Youths make history come alive
Although the adults were the highlight of the Chautauqua Days, the children gave their best effort to portray famous Baldwin City figures Friday night.
A group of 11 local children dressed up and acted as if they were their character in front of the audience Friday. Their performances impressed Ann Birney, Ride into History co-worker, who helped the Youth Chautauquans.
"I thought they did a really fine job," Birney said. "I was very impressed. I really was."
The children also enjoyed performing on stage in front of nearly 100 spectators.
"It was fun, but it got a little hot with all of these heavy clothes on," Austin Kraus said. "I was a bit nervous at first, but I got used to it."
The thought of not only portraying a famous person, but also teaching about their life appealed to Morgan Linder.
"It was really fun, because we got to actually perform, but we were teaching others history," Linder said.
All of the children chose different reasons for selecting their character to portray. Some of those included knowing their character was related to someone they knew or just because they liked baseball.
Kraus chose John Baldwin, who the city is named after, but he wasn't sure what Baldwin was quite famous for.
"I chose him because his last name is Baldwin and I figured he would have some significance to the town," Kraus said. "Once I learned about him, I was pretty much right."
Owen Tuckfield portrayed George Malicky, a minor league baseball player and Baldwin community member. Tuckfield met Malicky's son before he performed Friday.
"It was fun," Tuckfield said. "His son was my grandpa's friend. I just met him today."
Morgan Linder chose a relative of the late Katharine Kelley, a longtime Baldwin resident and historian who died nearly two years go. Linder's character was Martha Cutter Kelley Gill.
Other children chose their characters for various reasons. They also chose to participate in the Chautauqua Days for different reasons.
"I like to learn about historical things and it sounded really fun," Kraus said. "I am sort of used to researching stuff for special projects in school. Historical people are a bit harder, but I still found lots of records on him."
The children began selecting a character and researching them at the beginning of last week. They each prepared a presentation that was no longer than five minutes long, although most were shorter.
Birney said the week began in chaos, but by the end the children were working hard and diligently to prepare their speech.
"In our experiences, they don't even know who they are going to do on the first day," Birney said. "By the second day, it's just chaos. You would never believe they are going to perform in three more days.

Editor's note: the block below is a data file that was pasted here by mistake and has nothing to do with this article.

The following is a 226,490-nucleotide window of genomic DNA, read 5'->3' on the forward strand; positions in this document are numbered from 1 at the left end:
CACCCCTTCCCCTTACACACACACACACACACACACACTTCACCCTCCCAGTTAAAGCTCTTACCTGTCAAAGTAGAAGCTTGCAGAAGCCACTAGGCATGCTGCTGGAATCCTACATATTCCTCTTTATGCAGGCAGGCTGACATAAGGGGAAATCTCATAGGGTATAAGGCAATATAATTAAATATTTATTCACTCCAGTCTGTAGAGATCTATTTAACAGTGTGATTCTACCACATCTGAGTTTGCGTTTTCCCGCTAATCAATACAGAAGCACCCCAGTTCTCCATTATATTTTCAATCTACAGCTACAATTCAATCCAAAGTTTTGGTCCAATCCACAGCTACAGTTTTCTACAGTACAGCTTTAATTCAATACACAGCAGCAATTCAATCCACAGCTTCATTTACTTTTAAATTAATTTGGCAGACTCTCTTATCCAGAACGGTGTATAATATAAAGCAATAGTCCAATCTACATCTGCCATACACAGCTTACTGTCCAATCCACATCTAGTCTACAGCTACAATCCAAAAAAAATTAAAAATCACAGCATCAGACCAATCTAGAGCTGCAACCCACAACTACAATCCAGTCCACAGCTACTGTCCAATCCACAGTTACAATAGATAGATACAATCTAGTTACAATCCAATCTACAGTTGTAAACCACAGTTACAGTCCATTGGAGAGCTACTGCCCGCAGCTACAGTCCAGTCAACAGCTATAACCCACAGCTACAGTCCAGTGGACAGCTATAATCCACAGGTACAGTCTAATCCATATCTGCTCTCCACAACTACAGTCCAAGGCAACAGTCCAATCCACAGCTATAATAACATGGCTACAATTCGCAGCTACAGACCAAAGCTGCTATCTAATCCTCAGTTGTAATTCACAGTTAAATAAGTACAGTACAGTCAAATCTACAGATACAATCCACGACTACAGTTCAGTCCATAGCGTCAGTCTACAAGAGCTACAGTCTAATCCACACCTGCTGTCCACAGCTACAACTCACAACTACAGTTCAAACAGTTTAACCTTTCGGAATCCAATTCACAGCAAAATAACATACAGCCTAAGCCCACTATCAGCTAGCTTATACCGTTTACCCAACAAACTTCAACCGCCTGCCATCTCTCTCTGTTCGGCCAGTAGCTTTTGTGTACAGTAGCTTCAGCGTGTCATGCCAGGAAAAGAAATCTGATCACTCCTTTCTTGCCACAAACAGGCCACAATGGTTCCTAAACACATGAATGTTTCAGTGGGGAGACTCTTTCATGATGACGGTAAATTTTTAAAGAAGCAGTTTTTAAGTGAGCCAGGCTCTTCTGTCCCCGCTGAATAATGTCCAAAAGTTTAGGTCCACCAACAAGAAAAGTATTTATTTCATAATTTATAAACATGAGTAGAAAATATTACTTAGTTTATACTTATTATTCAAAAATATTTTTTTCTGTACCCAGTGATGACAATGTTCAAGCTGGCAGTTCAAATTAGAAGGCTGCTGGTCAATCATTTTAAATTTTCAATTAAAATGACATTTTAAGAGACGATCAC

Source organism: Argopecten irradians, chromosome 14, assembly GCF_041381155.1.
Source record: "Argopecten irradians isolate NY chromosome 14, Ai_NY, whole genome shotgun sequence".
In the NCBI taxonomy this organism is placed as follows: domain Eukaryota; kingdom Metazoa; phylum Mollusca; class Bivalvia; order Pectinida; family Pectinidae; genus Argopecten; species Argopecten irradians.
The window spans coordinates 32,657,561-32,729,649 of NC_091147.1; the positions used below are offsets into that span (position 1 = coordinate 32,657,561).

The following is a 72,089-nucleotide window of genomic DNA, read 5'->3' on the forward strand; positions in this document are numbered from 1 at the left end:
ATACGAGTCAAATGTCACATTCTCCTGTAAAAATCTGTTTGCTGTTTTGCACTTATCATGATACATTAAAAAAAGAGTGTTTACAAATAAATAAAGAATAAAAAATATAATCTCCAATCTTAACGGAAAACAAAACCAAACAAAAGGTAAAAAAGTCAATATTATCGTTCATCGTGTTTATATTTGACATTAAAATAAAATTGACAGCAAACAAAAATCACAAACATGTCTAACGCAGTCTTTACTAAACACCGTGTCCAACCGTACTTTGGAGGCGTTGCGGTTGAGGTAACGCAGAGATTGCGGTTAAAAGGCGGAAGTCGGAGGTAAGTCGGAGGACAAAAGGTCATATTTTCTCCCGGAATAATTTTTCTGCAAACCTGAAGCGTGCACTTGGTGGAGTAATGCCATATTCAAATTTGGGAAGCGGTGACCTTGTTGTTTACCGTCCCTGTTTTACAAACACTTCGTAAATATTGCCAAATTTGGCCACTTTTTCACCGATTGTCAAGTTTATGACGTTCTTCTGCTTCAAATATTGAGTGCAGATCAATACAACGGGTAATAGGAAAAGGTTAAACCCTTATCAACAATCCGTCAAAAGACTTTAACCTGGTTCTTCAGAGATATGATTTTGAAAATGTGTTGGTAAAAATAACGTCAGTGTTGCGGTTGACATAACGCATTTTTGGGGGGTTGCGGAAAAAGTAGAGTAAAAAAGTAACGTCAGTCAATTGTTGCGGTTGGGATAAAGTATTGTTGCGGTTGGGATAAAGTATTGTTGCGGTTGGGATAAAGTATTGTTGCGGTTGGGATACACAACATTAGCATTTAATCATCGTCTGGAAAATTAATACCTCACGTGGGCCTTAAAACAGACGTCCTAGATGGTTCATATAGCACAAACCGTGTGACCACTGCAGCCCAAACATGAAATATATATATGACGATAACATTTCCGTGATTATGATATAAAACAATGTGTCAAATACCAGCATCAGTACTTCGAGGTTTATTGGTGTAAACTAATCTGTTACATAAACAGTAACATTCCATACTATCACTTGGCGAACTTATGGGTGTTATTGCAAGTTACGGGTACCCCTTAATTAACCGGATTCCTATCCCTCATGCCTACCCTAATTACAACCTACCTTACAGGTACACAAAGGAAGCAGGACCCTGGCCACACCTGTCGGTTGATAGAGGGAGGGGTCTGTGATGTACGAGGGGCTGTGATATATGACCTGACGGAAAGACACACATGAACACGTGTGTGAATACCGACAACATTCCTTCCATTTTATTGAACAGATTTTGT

"They are so focused on what they are doing," Birney said. "One of the things that I enjoy about these workshops is how hard they work and how focused they are. It really inspires the people that see them working that hard."
After their presentations Friday, the children all stood on stage for a question-and-answer session with the audience. Questions regarding why they chose their character and if they would do this again were asked.
They were also asked what the most difficult task was during their week of preparation.
"My hardest part was going through all of the files and trying to find stuff," Rachel Bezek said. Bezek portrayed Lillian Scott, clerk of the all-woman city council.
Christian Linder said the hardest part for him was getting dressed. He was Milton Baldwin, son of John Baldwin and first professor of Baker University.
Grace Mader, who portrayed Anna Hemminger Hornberger, a farm wife of a German husband, gave the crowd a laugh with her reply to the question.
"For me it was probably standing up here waiting for all of these questions to come," Mader said.
The final question asked was what was the most surprising thing each one found out about their famous person.
"The most surprising thing I found out about my character is that he has to wear so much heavy clothes," Kraus said. "Also that he was really old. He was 85 when he died."
Brenna Johnson found out something about her character, but also couldn't find valuable information. She portrayed Susan Shelby Magoffin, an early Santa Fe Trail traveler and journalist.
"I found out that servants unpacked her bed at night," Johnson said. "But I couldn't find anything about her childhood. I couldn't even find the town she was born in."
The two wise cracks came from C. Linder and Mader again.
"The most surprising thing to me was that my dad looked liked Abe Lincoln and his wife looked like a boy," Christian Linder said.
"Probably that she had 10 kids, I mean, who has 10 kids," Mader said.